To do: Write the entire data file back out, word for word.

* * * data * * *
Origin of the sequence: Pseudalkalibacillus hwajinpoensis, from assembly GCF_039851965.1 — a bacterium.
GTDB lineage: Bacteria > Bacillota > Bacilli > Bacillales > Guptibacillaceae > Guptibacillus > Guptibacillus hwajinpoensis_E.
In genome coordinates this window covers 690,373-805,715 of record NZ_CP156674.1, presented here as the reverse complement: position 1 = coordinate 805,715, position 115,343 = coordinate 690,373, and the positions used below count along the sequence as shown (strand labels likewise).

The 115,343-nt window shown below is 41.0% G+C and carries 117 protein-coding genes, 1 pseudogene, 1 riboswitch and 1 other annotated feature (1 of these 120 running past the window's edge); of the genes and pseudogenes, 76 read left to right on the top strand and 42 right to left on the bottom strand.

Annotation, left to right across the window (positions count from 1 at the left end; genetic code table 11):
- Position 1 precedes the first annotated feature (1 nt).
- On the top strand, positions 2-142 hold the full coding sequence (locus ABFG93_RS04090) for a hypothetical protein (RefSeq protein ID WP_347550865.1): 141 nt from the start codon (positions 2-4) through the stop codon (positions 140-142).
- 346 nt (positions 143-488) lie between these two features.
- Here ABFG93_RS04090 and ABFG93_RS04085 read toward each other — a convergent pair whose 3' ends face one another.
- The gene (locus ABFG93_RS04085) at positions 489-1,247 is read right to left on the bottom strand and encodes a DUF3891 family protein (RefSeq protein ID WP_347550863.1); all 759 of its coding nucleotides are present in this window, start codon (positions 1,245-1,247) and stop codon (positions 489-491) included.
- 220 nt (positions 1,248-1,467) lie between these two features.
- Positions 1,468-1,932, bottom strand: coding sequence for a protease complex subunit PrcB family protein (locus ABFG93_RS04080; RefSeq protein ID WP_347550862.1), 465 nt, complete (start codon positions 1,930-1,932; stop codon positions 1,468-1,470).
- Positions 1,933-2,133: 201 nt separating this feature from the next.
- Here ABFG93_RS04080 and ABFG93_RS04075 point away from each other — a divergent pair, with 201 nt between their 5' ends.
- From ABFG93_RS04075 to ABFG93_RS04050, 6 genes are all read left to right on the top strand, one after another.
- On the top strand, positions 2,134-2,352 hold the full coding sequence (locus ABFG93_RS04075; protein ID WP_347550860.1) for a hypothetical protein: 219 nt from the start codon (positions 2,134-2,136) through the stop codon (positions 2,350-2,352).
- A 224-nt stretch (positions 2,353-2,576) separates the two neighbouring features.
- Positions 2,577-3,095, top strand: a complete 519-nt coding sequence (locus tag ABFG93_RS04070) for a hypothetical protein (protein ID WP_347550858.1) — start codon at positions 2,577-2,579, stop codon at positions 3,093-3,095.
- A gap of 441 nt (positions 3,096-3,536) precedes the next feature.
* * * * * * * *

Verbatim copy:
Origin of the sequence: Pseudalkalibacillus hwajinpoensis, from assembly GCF_039851965.1 — a bacterium.
GTDB lineage: Bacteria > Bacillota > Bacilli > Bacillales > Guptibacillaceae > Guptibacillus > Guptibacillus hwajinpoensis_E.
In genome coordinates this window covers 690,373-805,715 of record NZ_CP156674.1, presented here as the reverse complement: position 1 = coordinate 805,715, position 115,343 = coordinate 690,373, and the positions used below count along the sequence as shown (strand labels likewise).

The 115,343-nt window shown below is 41.0% G+C and carries 117 protein-coding genes, 1 pseudogene, 1 riboswitch and 1 other annotated feature (1 of these 120 running past the window's edge); of the genes and pseudogenes, 76 read left to right on the top strand and 42 right to left on the bottom strand.

Annotation, left to right across the window (positions count from 1 at the left end; genetic code table 11):
- Position 1 precedes the first annotated feature (1 nt).
- On the top strand, positions 2-142 hold the full coding sequence (locus ABFG93_RS04090) for a hypothetical protein (RefSeq protein ID WP_347550865.1): 141 nt from the start codon (positions 2-4) through the stop codon (positions 140-142).
- 346 nt (positions 143-488) lie between these two features.
- Here ABFG93_RS04090 and ABFG93_RS04085 read toward each other — a convergent pair whose 3' ends face one another.
- The gene (locus ABFG93_RS04085) at positions 489-1,247 is read right to left on the bottom strand and encodes a DUF3891 family protein (RefSeq protein ID WP_347550863.1); all 759 of its coding nucleotides are present in this window, start codon (positions 1,245-1,247) and stop codon (positions 489-491) included.
- 220 nt (positions 1,248-1,467) lie between these two features.
- Positions 1,468-1,932, bottom strand: coding sequence for a protease complex subunit PrcB family protein (locus ABFG93_RS04080; RefSeq protein ID WP_347550862.1), 465 nt, complete (start codon positions 1,930-1,932; stop codon positions 1,468-1,470).
- Positions 1,933-2,133: 201 nt separating this feature from the next.
- Here ABFG93_RS04080 and ABFG93_RS04075 point away from each other — a divergent pair, with 201 nt between their 5' ends.
- From ABFG93_RS04075 to ABFG93_RS04050, 6 genes are all read left to right on the top strand, one after another.
- On the top strand, positions 2,134-2,352 hold the full coding sequence (locus ABFG93_RS04075; protein ID WP_347550860.1) for a hypothetical protein: 219 nt from the start codon (positions 2,134-2,136) through the stop codon (positions 2,350-2,352).
- A 224-nt stretch (positions 2,353-2,576) separates the two neighbouring features.
- Positions 2,577-3,095, top strand: a complete 519-nt coding sequence (locus tag ABFG93_RS04070) for a hypothetical protein (protein ID WP_347550858.1) — start codon at positions 2,577-2,579, stop codon at positions 3,093-3,095.
- A gap of 441 nt (positions 3,096-3,536) precedes the next feature.